He's not used to the bit, so he chewed on it a lot (it's a nice 3-piece bit with a big, copper bean in the middle). He wasn't sure of what to do with it, but he's not fighting it either. I didn't worry about that today. However, I also avoided pulling on it, and I think that's what made today a success for both of us.

    Rather than trying to direct rein with the bit in his mouth, I used 10-ft loop reins and threw on his cordeo. I held both in my hands comfortably and used them to steer. They're both made from the same material, which has a good weight to it, so he caught on immediately. When he didn't respond immediately to my cue, I used more leg and pressure with the cordeo rather than pulling on his mouth. In addition, to lengthen our rides and have more "direction", I set a goal of making it around the outside his pen once. I figure this will help give him a goal of what he's supposed to do, since he's sometimes getting confused about where the heck we're going and turning in circles or "over-responding" to a cue. Plus, as I'm still clicking and treating after every few "maneuvers", it also gives me the opportunity to ask more of him before clicking and treating. More or less, since he knows the individual cues, we're just trying to put it all together now into a "ride". It seemed to work very well - we went around one time, and he earned his jackpot. Then, I exercised another horse for probably an hour or so, and then we did it once more. He did so much better the second time that we made it around twice before his "jackpot" reward! I'm so proud of him!

    To those interested in training your horse to ride with a cordeo - maybe this would be a solution for you? If you ride with the reins and a cordeo at the same time, you'd still have a "safety net" if something went wrong and you needed more control. You could do it more or less the opposite way from what I've done since your horses are already trained with a bridle and bit - ride first with both the cordeo and reins in your hand to get your horse associating the cordeo cues with how they're supposed to respond, then try dropping the reins and cueing with only the cordeo but still being able to use the reins for "hints" or emergencies, and eventually getting you and your horse confident enough to ride with only the cordeo. It's a thought!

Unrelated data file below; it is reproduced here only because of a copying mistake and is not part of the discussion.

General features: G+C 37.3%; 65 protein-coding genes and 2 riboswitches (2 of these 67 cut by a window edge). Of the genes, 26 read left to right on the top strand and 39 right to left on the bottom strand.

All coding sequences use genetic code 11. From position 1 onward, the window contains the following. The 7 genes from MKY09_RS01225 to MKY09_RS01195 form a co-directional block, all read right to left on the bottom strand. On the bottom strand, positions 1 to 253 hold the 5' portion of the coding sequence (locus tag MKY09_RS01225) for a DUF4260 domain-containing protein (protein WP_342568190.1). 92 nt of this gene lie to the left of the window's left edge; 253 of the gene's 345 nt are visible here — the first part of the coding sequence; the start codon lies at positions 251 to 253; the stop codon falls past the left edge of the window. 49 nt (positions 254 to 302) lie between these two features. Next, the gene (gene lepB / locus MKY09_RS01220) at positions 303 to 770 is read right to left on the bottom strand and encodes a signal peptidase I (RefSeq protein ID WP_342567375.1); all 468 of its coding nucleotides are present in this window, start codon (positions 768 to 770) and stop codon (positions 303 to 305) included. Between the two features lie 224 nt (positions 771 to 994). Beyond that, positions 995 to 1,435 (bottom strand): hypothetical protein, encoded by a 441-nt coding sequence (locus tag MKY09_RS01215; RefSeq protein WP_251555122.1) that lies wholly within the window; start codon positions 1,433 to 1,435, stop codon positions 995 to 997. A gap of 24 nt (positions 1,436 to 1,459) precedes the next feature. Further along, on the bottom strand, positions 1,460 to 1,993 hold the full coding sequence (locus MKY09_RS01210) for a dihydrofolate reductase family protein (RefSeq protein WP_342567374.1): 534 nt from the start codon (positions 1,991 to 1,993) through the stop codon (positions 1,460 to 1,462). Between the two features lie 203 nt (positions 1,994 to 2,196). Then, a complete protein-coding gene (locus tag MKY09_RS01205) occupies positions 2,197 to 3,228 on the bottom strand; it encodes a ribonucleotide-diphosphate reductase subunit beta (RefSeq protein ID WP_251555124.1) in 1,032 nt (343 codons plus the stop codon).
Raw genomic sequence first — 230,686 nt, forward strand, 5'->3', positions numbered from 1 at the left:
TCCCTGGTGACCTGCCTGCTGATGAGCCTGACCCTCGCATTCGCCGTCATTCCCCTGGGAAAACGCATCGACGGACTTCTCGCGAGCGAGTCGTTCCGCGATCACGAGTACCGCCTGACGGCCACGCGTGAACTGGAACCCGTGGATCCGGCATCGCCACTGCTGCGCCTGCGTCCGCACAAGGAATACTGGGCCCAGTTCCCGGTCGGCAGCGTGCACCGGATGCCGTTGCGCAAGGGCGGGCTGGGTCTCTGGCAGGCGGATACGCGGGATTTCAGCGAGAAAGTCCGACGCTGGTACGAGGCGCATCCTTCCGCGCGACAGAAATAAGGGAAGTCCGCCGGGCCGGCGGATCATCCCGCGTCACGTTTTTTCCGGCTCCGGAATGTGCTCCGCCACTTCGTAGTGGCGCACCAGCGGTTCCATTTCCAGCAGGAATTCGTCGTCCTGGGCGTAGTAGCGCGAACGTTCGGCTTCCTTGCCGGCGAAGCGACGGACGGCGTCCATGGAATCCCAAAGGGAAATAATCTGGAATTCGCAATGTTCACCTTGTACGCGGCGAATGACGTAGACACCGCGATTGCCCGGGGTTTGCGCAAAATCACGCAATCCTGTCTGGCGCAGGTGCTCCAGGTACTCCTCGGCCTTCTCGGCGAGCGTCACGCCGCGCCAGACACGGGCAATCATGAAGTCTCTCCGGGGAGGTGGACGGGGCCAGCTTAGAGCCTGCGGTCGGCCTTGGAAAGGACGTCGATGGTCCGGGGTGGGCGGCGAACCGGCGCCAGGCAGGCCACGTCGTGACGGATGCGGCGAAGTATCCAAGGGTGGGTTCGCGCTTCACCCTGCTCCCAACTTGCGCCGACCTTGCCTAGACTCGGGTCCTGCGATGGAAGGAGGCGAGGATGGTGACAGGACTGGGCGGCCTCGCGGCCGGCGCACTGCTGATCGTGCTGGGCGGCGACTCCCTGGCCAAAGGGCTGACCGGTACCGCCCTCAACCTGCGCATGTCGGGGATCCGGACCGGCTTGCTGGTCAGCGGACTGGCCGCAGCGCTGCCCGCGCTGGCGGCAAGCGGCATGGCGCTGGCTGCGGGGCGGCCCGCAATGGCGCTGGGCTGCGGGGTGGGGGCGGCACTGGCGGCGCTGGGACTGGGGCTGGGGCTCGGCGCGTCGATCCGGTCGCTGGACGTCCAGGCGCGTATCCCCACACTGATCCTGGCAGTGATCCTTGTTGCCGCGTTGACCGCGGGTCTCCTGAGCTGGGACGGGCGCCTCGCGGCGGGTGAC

04-21-2013, 11:49 PM
      #116
    Yearling
    Oh, and one last thing. I've been working on teaching Flash to stop with just squeezing my thighs and butt, which he's doing very consistently right now. I'm clicking and treating for it every time, though, because I want stopping immediately to get REALLY "solid" in his brain. My boarder was watching me the other day and mentioned she'd hate to have a horse that expected a treat every time he stopped. OOHHH that bugged me, especially after some of the comments I've seen on here. But I realized how blind she was to all the things he was doing without clicking and treating that were already solid and that I no longer clicked and treated for. For example - he was moving out at all three gaits with, stood completely still while I jumped/wiggled on him bareback (he's getting taller!), leading perfectly and walking exactly where I wanted him to, standing tied, coming when called, longing.... the list goes on. Not to mention we went for a trail ride last fall when my horse, on his very first trail ride and dressed up in a consume, he had to lead the way for her much older and professionally trained horse. I responded by explaining he only gets a click and treat for new things we're working on and for things he's still uncertain about (since we're always working on adding more and more new things as he's in training, it might seem to someone else like he's getting clicked and treated for everything). I also added that he never, ever grabs for a treat and that you won't find a more polite horse!